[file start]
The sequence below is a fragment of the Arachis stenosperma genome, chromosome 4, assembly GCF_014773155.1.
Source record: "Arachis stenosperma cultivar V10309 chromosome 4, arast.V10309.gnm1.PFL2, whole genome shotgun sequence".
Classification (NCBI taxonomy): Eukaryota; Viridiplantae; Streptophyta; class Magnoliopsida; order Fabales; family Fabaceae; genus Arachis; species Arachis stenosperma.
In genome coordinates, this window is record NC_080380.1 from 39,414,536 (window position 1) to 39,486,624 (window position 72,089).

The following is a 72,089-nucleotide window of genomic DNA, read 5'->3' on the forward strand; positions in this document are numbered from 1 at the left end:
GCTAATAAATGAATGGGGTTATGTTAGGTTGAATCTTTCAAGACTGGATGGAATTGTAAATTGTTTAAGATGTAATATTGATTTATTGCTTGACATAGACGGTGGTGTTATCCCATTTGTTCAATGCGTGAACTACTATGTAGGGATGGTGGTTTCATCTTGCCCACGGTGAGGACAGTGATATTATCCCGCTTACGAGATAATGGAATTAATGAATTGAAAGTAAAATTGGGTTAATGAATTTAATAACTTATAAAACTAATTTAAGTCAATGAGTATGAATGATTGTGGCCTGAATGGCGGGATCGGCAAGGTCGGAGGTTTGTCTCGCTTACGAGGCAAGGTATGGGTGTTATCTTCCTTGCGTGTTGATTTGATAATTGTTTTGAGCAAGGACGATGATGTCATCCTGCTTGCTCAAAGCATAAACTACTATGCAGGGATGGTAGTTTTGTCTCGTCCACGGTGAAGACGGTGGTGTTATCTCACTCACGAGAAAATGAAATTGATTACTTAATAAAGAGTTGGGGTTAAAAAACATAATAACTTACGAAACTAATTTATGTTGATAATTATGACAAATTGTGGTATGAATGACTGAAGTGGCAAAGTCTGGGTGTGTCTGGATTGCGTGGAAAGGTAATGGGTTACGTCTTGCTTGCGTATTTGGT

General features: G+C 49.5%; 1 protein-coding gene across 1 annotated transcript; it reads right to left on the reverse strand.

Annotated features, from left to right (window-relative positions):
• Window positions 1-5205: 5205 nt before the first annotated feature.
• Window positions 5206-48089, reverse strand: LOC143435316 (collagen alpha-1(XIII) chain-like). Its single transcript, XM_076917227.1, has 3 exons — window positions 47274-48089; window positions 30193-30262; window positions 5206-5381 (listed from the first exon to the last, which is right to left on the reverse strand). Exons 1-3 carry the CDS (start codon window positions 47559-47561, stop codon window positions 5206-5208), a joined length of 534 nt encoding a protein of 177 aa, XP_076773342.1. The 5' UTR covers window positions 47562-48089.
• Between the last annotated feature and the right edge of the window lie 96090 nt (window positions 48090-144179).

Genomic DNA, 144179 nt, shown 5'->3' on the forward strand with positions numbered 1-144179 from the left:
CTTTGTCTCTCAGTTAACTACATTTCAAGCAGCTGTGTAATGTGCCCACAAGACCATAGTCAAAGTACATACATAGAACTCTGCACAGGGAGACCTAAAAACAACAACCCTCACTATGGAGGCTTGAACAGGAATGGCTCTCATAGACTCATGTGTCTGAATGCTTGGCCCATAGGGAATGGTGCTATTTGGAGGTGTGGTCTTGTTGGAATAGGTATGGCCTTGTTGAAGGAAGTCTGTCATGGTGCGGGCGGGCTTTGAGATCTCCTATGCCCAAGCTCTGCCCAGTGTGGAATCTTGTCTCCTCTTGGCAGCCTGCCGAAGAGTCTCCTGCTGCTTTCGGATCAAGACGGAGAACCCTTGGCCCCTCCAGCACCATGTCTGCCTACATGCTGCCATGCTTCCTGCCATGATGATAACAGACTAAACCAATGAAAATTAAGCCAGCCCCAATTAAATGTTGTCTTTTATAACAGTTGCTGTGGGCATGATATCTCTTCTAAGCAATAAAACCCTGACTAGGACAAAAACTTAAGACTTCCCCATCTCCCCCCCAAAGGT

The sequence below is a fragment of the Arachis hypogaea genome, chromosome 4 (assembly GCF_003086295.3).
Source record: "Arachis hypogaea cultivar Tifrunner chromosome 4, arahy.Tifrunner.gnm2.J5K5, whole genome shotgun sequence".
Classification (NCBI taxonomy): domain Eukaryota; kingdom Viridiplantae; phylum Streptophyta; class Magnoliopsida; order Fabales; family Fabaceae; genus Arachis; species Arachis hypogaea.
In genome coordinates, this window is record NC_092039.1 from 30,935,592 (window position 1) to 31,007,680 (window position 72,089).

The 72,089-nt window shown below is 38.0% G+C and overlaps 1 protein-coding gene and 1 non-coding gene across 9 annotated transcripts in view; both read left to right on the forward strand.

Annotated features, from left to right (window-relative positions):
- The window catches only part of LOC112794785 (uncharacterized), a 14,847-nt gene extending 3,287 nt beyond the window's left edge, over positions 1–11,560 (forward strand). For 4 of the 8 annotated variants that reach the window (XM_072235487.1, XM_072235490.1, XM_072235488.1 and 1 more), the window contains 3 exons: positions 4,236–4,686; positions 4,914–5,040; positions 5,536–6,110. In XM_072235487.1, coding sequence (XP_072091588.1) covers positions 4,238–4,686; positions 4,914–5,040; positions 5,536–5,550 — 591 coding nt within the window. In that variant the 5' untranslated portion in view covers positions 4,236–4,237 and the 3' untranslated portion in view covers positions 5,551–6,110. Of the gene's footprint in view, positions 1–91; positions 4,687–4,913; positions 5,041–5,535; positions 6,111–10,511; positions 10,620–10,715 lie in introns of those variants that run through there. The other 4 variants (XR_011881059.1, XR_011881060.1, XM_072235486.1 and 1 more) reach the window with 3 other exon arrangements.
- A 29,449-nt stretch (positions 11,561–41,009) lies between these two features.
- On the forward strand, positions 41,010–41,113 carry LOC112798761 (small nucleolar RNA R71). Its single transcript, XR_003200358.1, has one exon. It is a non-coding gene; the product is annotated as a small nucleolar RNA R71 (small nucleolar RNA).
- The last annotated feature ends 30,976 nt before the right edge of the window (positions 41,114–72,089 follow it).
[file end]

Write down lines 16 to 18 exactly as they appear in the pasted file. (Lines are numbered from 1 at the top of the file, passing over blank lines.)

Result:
Classification (NCBI taxonomy): domain Eukaryota; kingdom Viridiplantae; phylum Streptophyta; class Magnoliopsida; order Fabales; family Fabaceae; genus Arachis; species Arachis hypogaea.
In genome coordinates, this window is record NC_092039.1 from 30,935,592 (window position 1) to 31,007,680 (window position 72,089).

The 72,089-nt window shown below is 38.0% G+C and overlaps 1 protein-coding gene and 1 non-coding gene across 9 annotated transcripts in view; both read left to right on the forward strand.